The Federal Treasurer, Peter Costello, has sparked an intriguing debate with a speech in Melbourne this week in which he called for a return to the “spirit of the volunteer”.
Delivering the inaugural Sir Henry Bolte lecture in tribute to the former Liberal Premier of Victoria between 1955-72, Costello outlined traditional elements of Liberal Party thinking, derided faith in the capacity of government to “solve any kind of problem”, and called for people to undertake more voluntary work in the community.
Costello spoke of the globalised Australian economy and economic progress since the middle of the last century: “Our living standards are higher than they have ever been, our standard of housing, our cars, our domestic appliances, our health services are better than they have been in previous decades, and our economic abundance has increased.”
But the Liberal Party’s deputy leader painted a picture of Australians disengaged from their communities: “Many people feel they are under more pressure than ever before, they feel they are working harder than ever before and they miss the sense of community that comes with a gentler pace of life.”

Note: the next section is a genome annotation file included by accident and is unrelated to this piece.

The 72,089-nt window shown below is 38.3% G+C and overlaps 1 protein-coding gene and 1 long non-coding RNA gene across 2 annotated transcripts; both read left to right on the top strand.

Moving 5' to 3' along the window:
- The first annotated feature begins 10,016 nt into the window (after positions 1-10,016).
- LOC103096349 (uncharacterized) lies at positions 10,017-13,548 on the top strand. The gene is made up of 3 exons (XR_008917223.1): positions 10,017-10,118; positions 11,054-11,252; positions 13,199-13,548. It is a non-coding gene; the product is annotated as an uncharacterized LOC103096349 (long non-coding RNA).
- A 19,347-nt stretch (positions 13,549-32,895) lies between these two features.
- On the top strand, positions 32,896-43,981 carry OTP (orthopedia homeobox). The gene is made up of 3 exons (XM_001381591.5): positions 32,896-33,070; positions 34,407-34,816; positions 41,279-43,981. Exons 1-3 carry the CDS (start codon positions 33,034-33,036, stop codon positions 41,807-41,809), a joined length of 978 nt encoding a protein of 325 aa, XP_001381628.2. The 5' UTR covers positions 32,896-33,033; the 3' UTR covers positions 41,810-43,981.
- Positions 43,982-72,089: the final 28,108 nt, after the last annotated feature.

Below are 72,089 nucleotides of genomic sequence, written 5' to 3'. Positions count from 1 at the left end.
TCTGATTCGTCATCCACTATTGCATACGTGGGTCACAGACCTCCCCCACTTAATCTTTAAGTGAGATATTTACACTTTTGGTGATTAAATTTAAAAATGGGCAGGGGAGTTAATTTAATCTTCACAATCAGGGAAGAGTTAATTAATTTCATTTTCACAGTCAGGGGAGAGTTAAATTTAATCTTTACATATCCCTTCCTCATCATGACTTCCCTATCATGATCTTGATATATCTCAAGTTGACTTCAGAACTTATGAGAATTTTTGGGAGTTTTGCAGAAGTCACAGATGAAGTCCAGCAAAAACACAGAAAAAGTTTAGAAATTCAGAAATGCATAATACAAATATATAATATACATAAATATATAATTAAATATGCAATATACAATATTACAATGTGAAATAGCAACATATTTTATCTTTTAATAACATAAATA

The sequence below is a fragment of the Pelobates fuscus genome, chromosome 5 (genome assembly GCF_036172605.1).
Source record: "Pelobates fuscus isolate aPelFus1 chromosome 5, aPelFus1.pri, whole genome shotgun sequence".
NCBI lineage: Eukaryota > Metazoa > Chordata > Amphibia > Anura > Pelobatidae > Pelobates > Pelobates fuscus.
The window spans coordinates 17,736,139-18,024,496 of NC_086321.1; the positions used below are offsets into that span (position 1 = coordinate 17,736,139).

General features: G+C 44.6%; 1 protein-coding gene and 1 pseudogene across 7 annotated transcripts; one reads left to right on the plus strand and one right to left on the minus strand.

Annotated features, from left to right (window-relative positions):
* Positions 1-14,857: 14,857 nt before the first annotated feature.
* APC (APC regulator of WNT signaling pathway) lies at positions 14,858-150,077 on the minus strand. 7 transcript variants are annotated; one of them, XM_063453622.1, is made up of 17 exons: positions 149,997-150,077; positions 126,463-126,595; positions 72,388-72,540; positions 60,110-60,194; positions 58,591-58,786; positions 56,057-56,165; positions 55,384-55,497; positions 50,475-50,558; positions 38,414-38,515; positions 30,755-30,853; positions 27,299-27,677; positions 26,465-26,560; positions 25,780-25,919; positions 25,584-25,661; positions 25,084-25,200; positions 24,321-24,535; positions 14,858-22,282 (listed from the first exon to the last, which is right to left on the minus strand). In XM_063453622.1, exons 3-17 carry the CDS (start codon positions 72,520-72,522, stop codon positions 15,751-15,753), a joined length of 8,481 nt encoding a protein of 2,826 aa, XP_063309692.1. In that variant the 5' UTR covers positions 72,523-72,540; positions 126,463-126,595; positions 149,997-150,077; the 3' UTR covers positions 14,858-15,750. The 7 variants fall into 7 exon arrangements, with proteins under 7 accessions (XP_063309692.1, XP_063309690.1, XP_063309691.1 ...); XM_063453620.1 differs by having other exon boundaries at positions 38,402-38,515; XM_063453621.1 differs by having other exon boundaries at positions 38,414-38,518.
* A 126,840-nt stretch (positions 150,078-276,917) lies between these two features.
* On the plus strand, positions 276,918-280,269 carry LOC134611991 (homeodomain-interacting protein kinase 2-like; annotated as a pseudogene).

Developing this theme, Costello warned against romanticising the past, questioning whether people were “really happier without the automatic washing machine when they hand scrubbed their clothes or fed them through the wringer.”
But, Costello claimed, “there is this sense that if there was less home entertainment, maybe less TV, video, Gameboy, CD-rom and internet then the children might spend more time playing games outside with their neighbours and the parents in the street would know each other’s names and the sense of belongingness would increase.”
In his public appearances in recent times, Costello has spoken of the choices economic prosperity has brought. He frequently uses the somewhat bizarre analogy of coffee:
“What economic prosperity has brought us is choices. So many choices that sometimes they are overwhelming. Once upon a time you could walk into a shop and order a cup of coffee. Now there is drink in, take out, coffee, mocha, columbian, cappachino, latte, or double soy chino. Will you take that with or without sugar, equal or nutrisweet?”